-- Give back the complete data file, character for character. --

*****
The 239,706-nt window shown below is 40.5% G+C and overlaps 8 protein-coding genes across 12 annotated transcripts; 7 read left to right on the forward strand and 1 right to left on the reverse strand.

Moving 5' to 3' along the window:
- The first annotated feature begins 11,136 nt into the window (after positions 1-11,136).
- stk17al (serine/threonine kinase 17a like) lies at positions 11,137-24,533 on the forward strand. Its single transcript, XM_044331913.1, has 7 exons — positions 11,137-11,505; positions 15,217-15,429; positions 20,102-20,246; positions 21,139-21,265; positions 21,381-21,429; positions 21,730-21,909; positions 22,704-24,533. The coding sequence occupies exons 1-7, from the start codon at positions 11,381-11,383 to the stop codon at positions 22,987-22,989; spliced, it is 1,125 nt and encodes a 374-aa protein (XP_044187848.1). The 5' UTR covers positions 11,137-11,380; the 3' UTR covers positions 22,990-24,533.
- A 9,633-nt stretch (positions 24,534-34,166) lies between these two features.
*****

The 239,706-nt window shown below is 40.5% G+C and overlaps 8 protein-coding genes across 12 annotated transcripts; 7 read left to right on the forward strand and 1 right to left on the reverse strand.

Moving 5' to 3' along the window:
- The first annotated feature begins 11,136 nt into the window (after positions 1-11,136).
- stk17al (serine/threonine kinase 17a like) lies at positions 11,137-24,533 on the forward strand. Its single transcript, XM_044331913.1, has 7 exons — positions 11,137-11,505; positions 15,217-15,429; positions 20,102-20,246; positions 21,139-21,265; positions 21,381-21,429; positions 21,730-21,909; positions 22,704-24,533. The coding sequence occupies exons 1-7, from the start codon at positions 11,381-11,383 to the stop codon at positions 22,987-22,989; spliced, it is 1,125 nt and encodes a 374-aa protein (XP_044187848.1). The 5' UTR covers positions 11,137-11,380; the 3' UTR covers positions 22,990-24,533.
- A 9,633-nt stretch (positions 24,534-34,166) lies between these two features.